Tel: 905–690–4709 - Darryl Kirkland, Publisher

Basic Acoustics

Those of us in the acoustics business often get questions like “What is NRC and how is it measured?”

This is a straight-forward question with a clearly defined answer: NRC is the Noise Reduction Coefficient calculated as the arithmetical average of Sound Absorption Coefficients at the frequencies of 250 Hz, 500 Hz, 1000 Hz, and 2000 Hz. It is useful in determining the effect of various finish materials over the range of sound interfering with speech intelligibility and most annoying to the listener. It says nothing about the bass range for music or the violin overtones more easily heard by Rover or Fido.

A second question: “What is the ideal NRC?” may follow. The answer will be this: “It depends.” To calculate the required NRC or sound absorption (SAC) you need to measure the reverberation characteristics of the space to be treated and the use to which it is assigned.

There are general guidelines for speech and music. The quick answer is, slightly under 1 second of “ring out” for normal speech and just over 1.5 seconds for traditional music. (Here “ring out” is used to mean RT60, the time it takes for the reverberation of the sound to decay from initial impact until it is 60dB down.)

Moving to the “it depends” phrase, modern praise and worship may benefit from being in a clothes dryer, or a less reverberant space, while congregational singing will require a bit more than what is ideal for traditional choir and pipe organ. Passages spoken in ancient languages may have added impact with echo that would be otherwise excessive for clear understanding of a sermon.

One size does not fit all! Prior to installing a sound system, the room acoustics should be evaluated. Before the acoustics can be considered, the type of performance and service should be determined. Far too often, a good sounding room has been destroyed by interior decorating that took naturally absorbent materials such as rough hewn wood and made them acoustical disasters by use of reflective finishes. Adding absorptive acoustical panels to a sanctuary before learning that there is no band or instrumental music yields an equally bad result, although from a totally different room sound. Treatment should not begin until the existing acoustics are known and a desired end result is defined.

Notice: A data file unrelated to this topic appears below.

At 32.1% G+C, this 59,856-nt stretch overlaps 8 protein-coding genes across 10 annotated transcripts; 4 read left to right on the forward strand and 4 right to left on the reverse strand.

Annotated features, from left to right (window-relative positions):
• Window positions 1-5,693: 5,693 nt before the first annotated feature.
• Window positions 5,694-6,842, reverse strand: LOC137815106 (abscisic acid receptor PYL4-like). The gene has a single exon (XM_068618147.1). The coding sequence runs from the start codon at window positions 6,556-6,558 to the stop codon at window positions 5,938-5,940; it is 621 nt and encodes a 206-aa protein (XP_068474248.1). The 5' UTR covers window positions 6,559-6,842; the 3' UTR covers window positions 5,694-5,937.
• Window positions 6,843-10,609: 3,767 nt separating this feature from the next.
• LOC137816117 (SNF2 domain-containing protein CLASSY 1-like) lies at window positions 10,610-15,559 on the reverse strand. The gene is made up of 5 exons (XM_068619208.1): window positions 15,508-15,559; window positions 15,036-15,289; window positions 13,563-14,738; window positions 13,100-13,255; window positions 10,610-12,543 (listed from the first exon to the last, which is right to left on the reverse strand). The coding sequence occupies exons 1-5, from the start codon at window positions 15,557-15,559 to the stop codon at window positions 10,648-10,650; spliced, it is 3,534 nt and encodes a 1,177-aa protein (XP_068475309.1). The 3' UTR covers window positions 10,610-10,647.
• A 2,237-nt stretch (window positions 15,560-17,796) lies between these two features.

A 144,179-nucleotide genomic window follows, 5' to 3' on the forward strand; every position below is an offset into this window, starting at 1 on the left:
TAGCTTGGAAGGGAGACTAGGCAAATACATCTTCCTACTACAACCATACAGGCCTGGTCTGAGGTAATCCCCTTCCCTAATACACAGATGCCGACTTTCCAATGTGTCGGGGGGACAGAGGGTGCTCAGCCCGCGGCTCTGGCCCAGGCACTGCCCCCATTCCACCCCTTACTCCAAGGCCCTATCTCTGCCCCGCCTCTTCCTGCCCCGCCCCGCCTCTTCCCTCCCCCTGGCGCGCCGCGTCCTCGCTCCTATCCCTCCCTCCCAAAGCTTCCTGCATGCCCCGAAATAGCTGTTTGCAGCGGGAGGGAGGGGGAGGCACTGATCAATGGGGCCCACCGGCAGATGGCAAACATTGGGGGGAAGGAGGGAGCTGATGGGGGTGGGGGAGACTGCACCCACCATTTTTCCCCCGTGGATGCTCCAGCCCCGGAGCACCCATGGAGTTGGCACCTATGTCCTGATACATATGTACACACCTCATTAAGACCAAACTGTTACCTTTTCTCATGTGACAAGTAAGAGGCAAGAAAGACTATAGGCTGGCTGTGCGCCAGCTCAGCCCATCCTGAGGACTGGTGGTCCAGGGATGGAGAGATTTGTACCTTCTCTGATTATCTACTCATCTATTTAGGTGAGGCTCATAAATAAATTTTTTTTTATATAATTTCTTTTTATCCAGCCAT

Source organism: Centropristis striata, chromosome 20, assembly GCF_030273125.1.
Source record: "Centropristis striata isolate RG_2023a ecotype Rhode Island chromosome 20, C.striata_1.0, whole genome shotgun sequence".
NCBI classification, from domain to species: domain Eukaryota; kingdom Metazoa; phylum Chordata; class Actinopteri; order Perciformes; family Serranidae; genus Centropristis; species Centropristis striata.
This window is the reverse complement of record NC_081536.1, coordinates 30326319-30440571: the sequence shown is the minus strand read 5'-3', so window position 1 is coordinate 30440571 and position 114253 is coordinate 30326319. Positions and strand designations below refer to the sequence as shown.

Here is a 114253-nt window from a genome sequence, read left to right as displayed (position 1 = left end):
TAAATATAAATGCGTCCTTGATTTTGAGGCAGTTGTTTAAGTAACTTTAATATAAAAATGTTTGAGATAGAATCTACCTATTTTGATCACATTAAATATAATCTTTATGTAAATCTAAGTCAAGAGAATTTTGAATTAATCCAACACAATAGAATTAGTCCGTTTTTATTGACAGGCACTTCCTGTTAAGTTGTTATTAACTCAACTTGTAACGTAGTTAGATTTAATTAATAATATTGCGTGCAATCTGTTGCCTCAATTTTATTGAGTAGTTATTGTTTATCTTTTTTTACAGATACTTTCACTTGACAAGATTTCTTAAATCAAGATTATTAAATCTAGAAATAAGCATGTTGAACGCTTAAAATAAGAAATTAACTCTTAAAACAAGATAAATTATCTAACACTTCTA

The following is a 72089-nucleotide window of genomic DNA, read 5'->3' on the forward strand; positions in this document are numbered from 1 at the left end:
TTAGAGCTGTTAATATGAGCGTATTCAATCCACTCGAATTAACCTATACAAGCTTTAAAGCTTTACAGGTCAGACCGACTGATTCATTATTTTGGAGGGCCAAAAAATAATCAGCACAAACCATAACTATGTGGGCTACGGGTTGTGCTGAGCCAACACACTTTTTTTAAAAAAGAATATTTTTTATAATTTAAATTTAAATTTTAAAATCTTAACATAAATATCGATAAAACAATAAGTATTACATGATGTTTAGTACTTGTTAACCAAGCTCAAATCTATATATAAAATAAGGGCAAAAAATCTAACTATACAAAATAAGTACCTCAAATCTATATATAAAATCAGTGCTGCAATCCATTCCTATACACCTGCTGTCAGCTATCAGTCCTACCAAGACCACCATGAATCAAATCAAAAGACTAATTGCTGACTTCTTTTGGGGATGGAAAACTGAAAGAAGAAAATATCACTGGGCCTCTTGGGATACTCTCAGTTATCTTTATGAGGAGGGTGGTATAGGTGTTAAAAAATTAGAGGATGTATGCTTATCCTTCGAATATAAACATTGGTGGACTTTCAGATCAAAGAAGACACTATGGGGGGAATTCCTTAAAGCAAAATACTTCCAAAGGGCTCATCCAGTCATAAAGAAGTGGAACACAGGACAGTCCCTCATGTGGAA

The process of assessing acoustics prior to installing a sound system would ideally begin by employing the services of a qualified acoustical consultant.
Their charges are made for room analysis and design and are not dependent upon sales of acoustical materials or sound systems. Often a church is on a tight budget and may want to approach the project as “do-it-yourself”. The considerations will be the same but a basic understanding of acoustical principles is needed as well as knowing that the room cannot be fixed with electronics after the fact. Starting with a good room allows the sound system to work to its full capabilities. A bad room will fight it.

Although there are now computer programs to model room acoustics, the basic need for reverberation control can be determined by applying algebra from more than 100 years ago. The data required comes by taking room dimensional measurements and timing the “ring out” of a balloon pop. This information, entered in the Sabine formula, will yield the room absorption in sabins.

Solving the equation for the desired reverberation time and taking the “before and after” difference tells us what needs to be added to the room. In doing this the novice ought to be aware of many factors: Is the room finished? If not, are there going to be padded seats? What is the average attendance? (Both pads and people have acoustical absorption) Environment also affects acoustics, since colder climates bring with them heavier, more acoustically absorbent clothes. Adding acoustical panels over hard surfaces is more effective than covering a wall which already has some absorption.

If by this point the reader is not convinced of the need for professional advice or financial constraints prevent its consideration, some acoustical materials suppliers, including the author’s, will take the raw data along with other information and provide a prediction of the acoustical result. However, on-site input must be accurate. Results may vary. With a willing and reasonably competent crew from the congregation, excellent results can be expected. Moving too fast, following the wrong assumptions, or listening to the wrong expert for free acoustical advice will take more time and always cost more money in the long run as the sound system is continually enhanced in an effort to compensate for bad acoustics.

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